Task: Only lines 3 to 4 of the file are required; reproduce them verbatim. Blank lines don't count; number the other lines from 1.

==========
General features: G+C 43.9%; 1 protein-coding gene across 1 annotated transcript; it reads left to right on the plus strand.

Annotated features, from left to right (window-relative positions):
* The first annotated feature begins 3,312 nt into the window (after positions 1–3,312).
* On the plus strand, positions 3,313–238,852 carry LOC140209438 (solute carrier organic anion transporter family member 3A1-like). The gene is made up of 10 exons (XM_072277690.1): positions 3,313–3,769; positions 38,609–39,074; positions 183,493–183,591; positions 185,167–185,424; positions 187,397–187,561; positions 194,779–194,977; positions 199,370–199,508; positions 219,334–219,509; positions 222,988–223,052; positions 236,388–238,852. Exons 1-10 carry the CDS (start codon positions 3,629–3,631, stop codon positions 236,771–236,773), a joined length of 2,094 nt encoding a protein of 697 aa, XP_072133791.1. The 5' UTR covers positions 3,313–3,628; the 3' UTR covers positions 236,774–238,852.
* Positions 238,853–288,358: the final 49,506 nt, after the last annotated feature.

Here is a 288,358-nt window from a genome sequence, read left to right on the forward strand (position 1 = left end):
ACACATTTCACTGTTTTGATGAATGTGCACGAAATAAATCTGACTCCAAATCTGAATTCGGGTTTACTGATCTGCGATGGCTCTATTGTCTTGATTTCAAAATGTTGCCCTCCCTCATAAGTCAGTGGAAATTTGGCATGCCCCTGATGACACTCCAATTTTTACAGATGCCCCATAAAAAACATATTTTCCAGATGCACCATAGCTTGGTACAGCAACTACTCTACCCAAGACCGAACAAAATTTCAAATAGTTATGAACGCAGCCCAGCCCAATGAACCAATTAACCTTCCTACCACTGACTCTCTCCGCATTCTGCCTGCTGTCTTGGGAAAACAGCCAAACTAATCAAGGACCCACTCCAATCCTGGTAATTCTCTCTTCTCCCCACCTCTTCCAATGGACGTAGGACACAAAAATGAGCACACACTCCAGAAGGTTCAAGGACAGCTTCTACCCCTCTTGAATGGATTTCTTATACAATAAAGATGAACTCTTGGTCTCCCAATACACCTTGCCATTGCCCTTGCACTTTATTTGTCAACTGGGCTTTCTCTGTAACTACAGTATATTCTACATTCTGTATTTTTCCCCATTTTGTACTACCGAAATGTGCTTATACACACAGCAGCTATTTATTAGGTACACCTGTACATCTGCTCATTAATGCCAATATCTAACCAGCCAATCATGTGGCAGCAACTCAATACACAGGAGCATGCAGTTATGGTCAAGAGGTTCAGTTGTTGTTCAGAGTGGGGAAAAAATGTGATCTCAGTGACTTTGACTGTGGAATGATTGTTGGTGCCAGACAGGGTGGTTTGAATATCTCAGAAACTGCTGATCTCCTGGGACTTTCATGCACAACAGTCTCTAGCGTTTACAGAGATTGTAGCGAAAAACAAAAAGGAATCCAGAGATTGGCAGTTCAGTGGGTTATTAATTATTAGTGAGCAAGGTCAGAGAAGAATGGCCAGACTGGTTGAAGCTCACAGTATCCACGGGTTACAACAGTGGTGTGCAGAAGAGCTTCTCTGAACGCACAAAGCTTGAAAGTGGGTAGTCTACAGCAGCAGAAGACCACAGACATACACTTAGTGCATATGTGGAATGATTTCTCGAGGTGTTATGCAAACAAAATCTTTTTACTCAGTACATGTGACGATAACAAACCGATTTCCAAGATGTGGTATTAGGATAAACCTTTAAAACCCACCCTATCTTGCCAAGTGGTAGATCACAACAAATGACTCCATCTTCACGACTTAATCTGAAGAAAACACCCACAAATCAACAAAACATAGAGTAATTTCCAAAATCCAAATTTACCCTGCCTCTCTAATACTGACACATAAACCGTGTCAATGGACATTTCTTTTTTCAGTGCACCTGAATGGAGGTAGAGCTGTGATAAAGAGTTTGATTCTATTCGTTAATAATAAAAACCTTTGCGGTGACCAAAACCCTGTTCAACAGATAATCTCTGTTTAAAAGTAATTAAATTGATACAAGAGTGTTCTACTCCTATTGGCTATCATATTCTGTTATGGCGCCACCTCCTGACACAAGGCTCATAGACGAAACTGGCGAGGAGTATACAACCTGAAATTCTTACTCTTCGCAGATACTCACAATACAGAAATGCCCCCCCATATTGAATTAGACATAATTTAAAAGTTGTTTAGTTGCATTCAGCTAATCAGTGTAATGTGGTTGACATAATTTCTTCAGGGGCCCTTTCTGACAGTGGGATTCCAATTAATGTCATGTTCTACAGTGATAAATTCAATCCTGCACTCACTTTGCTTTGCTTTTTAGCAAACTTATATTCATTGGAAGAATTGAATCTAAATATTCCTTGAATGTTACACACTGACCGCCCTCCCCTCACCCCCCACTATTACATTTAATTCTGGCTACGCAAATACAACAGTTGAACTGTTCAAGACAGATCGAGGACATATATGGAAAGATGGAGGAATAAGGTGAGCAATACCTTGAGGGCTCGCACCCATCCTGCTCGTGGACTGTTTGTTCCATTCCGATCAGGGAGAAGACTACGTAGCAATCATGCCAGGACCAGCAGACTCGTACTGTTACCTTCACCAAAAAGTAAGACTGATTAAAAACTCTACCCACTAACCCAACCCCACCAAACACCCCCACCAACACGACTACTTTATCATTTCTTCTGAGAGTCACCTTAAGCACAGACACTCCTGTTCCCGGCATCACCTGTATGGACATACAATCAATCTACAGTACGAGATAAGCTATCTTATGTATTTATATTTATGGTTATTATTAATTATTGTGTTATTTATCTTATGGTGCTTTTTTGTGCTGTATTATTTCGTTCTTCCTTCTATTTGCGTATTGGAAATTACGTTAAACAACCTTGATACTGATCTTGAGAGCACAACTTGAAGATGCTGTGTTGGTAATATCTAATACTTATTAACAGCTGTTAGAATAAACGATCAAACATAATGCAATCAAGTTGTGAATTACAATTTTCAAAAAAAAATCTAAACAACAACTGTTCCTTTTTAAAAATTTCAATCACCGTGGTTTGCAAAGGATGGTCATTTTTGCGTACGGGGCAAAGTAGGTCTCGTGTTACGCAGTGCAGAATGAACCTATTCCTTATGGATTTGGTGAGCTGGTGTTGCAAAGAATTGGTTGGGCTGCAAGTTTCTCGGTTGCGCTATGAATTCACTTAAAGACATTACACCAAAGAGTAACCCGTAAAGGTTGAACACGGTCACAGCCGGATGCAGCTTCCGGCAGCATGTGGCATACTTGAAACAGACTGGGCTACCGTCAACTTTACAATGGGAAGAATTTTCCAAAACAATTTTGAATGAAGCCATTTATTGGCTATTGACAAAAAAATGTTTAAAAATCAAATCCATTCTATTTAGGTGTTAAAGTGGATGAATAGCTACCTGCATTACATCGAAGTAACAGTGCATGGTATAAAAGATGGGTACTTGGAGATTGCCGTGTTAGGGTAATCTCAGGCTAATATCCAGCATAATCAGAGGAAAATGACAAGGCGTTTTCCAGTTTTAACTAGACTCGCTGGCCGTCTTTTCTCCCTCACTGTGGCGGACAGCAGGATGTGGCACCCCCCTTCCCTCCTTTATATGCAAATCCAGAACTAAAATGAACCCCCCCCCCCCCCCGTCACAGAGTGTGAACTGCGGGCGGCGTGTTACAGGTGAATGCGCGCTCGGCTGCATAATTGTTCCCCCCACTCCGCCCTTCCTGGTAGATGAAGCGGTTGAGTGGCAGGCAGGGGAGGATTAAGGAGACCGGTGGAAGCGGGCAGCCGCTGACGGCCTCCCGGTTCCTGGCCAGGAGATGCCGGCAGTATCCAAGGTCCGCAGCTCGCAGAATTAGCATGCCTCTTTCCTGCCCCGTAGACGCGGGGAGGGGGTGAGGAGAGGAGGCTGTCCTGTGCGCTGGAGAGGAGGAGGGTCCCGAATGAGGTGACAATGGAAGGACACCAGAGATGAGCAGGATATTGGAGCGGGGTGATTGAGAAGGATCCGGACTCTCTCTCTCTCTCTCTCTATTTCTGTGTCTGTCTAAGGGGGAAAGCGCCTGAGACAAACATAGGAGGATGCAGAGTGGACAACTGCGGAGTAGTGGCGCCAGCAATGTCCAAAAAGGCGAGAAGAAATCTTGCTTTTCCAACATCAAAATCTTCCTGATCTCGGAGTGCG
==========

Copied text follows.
* The first annotated feature begins 3,312 nt into the window (after positions 1–3,312).
* On the plus strand, positions 3,313–238,852 carry LOC140209438 (solute carrier organic anion transporter family member 3A1-like). The gene is made up of 10 exons (XM_072277690.1): positions 3,313–3,769; positions 38,609–39,074; positions 183,493–183,591; positions 185,167–185,424; positions 187,397–187,561; positions 194,779–194,977; positions 199,370–199,508; positions 219,334–219,509; positions 222,988–223,052; positions 236,388–238,852. Exons 1-10 carry the CDS (start codon positions 3,629–3,631, stop codon positions 236,771–236,773), a joined length of 2,094 nt encoding a protein of 697 aa, XP_072133791.1. The 5' UTR covers positions 3,313–3,628; the 3' UTR covers positions 236,774–238,852.